Sir William Blackstone, in response, stated the following: ”The liberty of the press is indeed essential to the nature of a free state; but this consists in laying no previous restraints upon publications, and not in freedom from censure for criminal matter when published. Every freeman has an undoubted right to lay what sentiments he pleases before the public; to forbid this, is to destroy the freedom of the press: but if he publishes what is improper, mischievous, or illegal, he must take the consequences of his own temerity. To subject the press to the restrictive power of a licenser, as was formerly done, both before and since the Revolution, is to subject all freedom of sentiment to the prejudices of one man, and make him the arbitrary and infallible judge of all controverted points in learning, religion and government. But to punish as the law does at present any dangerous or offensive writings, which, when published, shall on a fair and impartial trial be adjudged of a pernicious tendency, is necessary for the preservation of peace and good order, of government and religion, the only solid foundations of civil liberty. Thus, the will of individuals is still left free: the abuse only of that free will is the object of legal punishment. Neither is any restraint hereby laid upon freedom of thought or inquiry; liberty of private sentiment is still left; the disseminating, or making public, of bad sentiments, destructive to the ends of society, is the crime which society corrects.

    LET IT BE KNOWN, that while we stand on the side of the Law, we invoke our Constitutional Rights, both as they stand in writing NOW, as well as in the Spirit in which they were intended, we URGE you, as your Constituents , to OPPOSE without dissemble, any Bill that would infringe on our 1st Amendment, both as written as well as Intended.

    Thank You

    The names of those OPPOSED to PIPA and SOPA hereby follow.

  4. The thing I dislike most about SOPA is that our congress is for sale to the entertainment industry. There are real problems in America, real problems on the INTERNET, but what are they focusing on? Policing youtube.

  5. Email to Sen Rubio of Florida:
    Dear Sir,
    You sponsored and later withdrew the PIPA copyright law in the U.S. Senate. I would like to offer a few thoughts on the same subject.

    In 1934, Disney made a short “talkie” cartoon film “Steamboat Willie” with Mickey Mouse. Anyone viewing this should bow very deeply, because that wretched little cartoon mouse will be copyright for centuries! How that squares with the clear Constitutional requirement that copyrights be granted for “limited times” is no mystery: Congress just makes up laws as it goes along, depending on what greedy media lawyers and their clients want.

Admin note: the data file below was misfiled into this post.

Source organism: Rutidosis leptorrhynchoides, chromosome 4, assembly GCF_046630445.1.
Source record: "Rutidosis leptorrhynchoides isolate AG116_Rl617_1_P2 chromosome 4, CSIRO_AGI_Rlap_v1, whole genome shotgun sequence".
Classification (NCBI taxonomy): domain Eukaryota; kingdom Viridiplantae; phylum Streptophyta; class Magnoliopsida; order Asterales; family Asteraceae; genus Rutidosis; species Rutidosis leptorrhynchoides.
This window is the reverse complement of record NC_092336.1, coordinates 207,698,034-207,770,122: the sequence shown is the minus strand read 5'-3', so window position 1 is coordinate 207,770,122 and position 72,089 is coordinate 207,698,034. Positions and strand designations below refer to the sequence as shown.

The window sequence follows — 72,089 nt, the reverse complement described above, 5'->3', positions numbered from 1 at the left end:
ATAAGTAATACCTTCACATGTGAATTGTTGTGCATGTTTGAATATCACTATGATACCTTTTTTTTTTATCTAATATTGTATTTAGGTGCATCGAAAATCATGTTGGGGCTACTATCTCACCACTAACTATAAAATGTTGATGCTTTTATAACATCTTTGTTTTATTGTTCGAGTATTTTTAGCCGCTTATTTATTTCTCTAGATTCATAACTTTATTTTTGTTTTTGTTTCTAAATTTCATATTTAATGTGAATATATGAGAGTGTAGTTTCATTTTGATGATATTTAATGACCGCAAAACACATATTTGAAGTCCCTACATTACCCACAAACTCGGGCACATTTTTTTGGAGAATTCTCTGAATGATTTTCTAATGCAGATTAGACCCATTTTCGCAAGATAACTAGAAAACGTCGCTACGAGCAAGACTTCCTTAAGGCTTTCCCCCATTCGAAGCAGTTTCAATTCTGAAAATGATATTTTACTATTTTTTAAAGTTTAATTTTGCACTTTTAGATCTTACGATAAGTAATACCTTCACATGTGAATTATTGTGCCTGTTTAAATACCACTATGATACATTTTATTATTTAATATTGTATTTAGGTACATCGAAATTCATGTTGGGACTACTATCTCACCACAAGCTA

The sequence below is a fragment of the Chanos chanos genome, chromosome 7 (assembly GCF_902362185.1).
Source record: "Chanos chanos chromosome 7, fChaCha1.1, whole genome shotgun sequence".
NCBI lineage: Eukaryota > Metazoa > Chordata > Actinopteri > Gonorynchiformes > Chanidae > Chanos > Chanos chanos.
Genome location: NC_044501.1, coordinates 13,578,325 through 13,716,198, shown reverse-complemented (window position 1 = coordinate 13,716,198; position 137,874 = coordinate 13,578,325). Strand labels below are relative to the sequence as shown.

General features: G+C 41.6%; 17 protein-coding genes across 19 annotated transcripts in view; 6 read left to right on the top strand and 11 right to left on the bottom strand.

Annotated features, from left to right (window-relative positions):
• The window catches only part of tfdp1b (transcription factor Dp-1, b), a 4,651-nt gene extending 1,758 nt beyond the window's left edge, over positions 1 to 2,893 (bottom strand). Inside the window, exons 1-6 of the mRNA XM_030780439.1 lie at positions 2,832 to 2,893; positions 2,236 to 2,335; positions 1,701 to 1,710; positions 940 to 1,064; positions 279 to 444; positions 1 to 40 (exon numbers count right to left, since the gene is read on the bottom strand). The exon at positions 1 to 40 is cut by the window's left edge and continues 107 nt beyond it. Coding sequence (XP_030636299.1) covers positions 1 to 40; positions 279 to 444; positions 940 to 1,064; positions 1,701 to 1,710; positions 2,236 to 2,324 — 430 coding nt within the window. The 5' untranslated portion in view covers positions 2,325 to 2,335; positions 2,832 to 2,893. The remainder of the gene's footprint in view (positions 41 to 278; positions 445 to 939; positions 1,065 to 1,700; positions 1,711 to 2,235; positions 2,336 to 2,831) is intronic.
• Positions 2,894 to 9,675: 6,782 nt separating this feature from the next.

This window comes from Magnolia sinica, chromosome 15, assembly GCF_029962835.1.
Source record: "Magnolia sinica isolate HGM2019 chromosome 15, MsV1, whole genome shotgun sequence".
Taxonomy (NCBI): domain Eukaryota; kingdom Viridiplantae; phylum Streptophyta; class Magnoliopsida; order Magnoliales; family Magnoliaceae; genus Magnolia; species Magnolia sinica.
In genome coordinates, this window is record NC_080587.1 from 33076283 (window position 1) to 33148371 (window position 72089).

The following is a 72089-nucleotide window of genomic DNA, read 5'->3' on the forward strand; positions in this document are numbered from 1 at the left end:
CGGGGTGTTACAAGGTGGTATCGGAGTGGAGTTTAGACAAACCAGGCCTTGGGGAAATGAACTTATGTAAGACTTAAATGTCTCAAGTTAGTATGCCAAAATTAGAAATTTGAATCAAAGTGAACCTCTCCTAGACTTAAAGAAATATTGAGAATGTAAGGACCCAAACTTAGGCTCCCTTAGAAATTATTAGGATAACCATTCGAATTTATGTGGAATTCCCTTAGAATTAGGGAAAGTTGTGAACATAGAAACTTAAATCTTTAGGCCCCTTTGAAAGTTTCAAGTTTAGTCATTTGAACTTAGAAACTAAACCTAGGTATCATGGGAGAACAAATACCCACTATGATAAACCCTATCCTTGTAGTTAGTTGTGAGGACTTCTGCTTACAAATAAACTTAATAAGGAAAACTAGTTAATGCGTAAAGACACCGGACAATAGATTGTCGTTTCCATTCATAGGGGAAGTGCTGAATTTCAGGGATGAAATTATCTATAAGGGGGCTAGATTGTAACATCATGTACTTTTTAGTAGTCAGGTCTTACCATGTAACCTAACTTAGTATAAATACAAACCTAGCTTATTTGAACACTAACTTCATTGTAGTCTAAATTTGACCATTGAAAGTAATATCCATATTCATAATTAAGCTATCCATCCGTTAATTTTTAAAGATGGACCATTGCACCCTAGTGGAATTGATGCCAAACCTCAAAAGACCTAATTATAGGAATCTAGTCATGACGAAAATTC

Nobody approves of the flagrant distribution of copyright works for profit, as in the case of the group just arrested and shut down in New Zealand; they got what they deserved. However, it’s important to note that about a third of the users of that group were innocent people storing personal and business material and not violating any copyrights at all.

    Copyright law is a difficult exercise in choosing between a restricted monopoly for limited times as the Constitution demands, and the public interest. Congress has failed miserably in that job; instead they have just stampeded in the direction of the biggest “campaign contributions.”

    Copyright reminds me about the two Kings: Dr. Martin Luther King the Afro-American cleric and speaker, whose memorial holiday we just observed, and Mr. Stephen King the novelist.

    It’s now perfect feasable and cheap to copy Mr. King’s popular and widely-read novels, violate his copyright, and distribute his works online, or in other electronic form. But there would be no point! His works are widely available in printed or electronic form at reasonable prices; they can be borrowed from public libraries, and bought and sold second-hand without any problem at all. A good, proven, copyright business model protects his interests far better than any Congressional manipulation of copyright. But media interests and their mouthpieces in Congress have fought tooth and claw to cripple the public interest limitations of copyright law, public library access and limited copyright terms especially.

    In the case of Dr. King, his important and profound writings and speeches are copyright for ridiculously long times, locked up in vaults somewhere, little noticed and remembered. No one objects to his heirs making a few occasional dollars from them, but the occasions will be very few as time goes on. In the process, important facts of history will be forgotten.

    Congress still has a lot of work to do about copyright; please keep the public interest in mind as you go about it.